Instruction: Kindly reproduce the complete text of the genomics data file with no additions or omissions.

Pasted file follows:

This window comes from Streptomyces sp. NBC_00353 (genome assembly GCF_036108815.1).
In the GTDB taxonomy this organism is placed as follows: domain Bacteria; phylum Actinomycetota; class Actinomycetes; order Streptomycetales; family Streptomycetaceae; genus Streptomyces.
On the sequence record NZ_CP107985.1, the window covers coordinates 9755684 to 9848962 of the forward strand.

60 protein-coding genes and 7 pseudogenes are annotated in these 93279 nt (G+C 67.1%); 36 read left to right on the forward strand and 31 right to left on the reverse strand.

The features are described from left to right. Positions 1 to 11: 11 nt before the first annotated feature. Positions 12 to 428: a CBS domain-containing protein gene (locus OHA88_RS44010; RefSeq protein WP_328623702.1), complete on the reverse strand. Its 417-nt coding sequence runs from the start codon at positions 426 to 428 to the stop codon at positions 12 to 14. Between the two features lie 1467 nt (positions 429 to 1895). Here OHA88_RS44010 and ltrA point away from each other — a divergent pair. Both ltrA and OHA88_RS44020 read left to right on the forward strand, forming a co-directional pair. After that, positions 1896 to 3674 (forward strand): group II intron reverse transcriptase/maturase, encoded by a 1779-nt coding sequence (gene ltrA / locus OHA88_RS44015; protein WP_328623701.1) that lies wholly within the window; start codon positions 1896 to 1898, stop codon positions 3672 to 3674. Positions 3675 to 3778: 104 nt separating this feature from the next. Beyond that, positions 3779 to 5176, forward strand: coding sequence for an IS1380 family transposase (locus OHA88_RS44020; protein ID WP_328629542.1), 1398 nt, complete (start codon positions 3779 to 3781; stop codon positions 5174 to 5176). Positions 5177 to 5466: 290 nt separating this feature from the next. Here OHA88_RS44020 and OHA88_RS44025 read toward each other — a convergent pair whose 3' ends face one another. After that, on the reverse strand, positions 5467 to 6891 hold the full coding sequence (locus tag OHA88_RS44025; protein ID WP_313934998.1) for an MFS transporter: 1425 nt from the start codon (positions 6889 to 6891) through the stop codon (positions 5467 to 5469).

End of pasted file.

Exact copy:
This window comes from Streptomyces sp. NBC_00353 (genome assembly GCF_036108815.1).
In the GTDB taxonomy this organism is placed as follows: domain Bacteria; phylum Actinomycetota; class Actinomycetes; order Streptomycetales; family Streptomycetaceae; genus Streptomyces.
On the sequence record NZ_CP107985.1, the window covers coordinates 9755684 to 9848962 of the forward strand.

60 protein-coding genes and 7 pseudogenes are annotated in these 93279 nt (G+C 67.1%); 36 read left to right on the forward strand and 31 right to left on the reverse strand.

The features are described from left to right. Positions 1 to 11: 11 nt before the first annotated feature. Positions 12 to 428: a CBS domain-containing protein gene (locus OHA88_RS44010; RefSeq protein WP_328623702.1), complete on the reverse strand. Its 417-nt coding sequence runs from the start codon at positions 426 to 428 to the stop codon at positions 12 to 14. Between the two features lie 1467 nt (positions 429 to 1895). Here OHA88_RS44010 and ltrA point away from each other — a divergent pair. Both ltrA and OHA88_RS44020 read left to right on the forward strand, forming a co-directional pair. After that, positions 1896 to 3674 (forward strand): group II intron reverse transcriptase/maturase, encoded by a 1779-nt coding sequence (gene ltrA / locus OHA88_RS44015; protein WP_328623701.1) that lies wholly within the window; start codon positions 1896 to 1898, stop codon positions 3672 to 3674. Positions 3675 to 3778: 104 nt separating this feature from the next. Beyond that, positions 3779 to 5176, forward strand: coding sequence for an IS1380 family transposase (locus OHA88_RS44020; protein ID WP_328629542.1), 1398 nt, complete (start codon positions 3779 to 3781; stop codon positions 5174 to 5176). Positions 5177 to 5466: 290 nt separating this feature from the next. Here OHA88_RS44020 and OHA88_RS44025 read toward each other — a convergent pair whose 3' ends face one another. After that, on the reverse strand, positions 5467 to 6891 hold the full coding sequence (locus tag OHA88_RS44025; protein ID WP_313934998.1) for an MFS transporter: 1425 nt from the start codon (positions 6889 to 6891) through the stop codon (positions 5467 to 5469).